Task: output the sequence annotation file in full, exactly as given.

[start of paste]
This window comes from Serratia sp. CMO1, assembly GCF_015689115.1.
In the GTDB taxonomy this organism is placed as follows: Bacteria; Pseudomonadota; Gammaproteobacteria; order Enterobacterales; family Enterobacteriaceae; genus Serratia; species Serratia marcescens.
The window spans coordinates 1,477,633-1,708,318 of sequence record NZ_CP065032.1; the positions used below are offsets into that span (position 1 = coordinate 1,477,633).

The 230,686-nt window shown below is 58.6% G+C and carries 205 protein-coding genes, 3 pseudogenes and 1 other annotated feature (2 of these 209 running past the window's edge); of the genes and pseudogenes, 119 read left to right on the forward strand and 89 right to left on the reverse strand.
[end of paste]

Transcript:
This window comes from Serratia sp. CMO1, assembly GCF_015689115.1.
In the GTDB taxonomy this organism is placed as follows: Bacteria; Pseudomonadota; Gammaproteobacteria; order Enterobacterales; family Enterobacteriaceae; genus Serratia; species Serratia marcescens.
The window spans coordinates 1,477,633-1,708,318 of sequence record NZ_CP065032.1; the positions used below are offsets into that span (position 1 = coordinate 1,477,633).

The 230,686-nt window shown below is 58.6% G+C and carries 205 protein-coding genes, 3 pseudogenes and 1 other annotated feature (2 of these 209 running past the window's edge); of the genes and pseudogenes, 119 read left to right on the forward strand and 89 right to left on the reverse strand.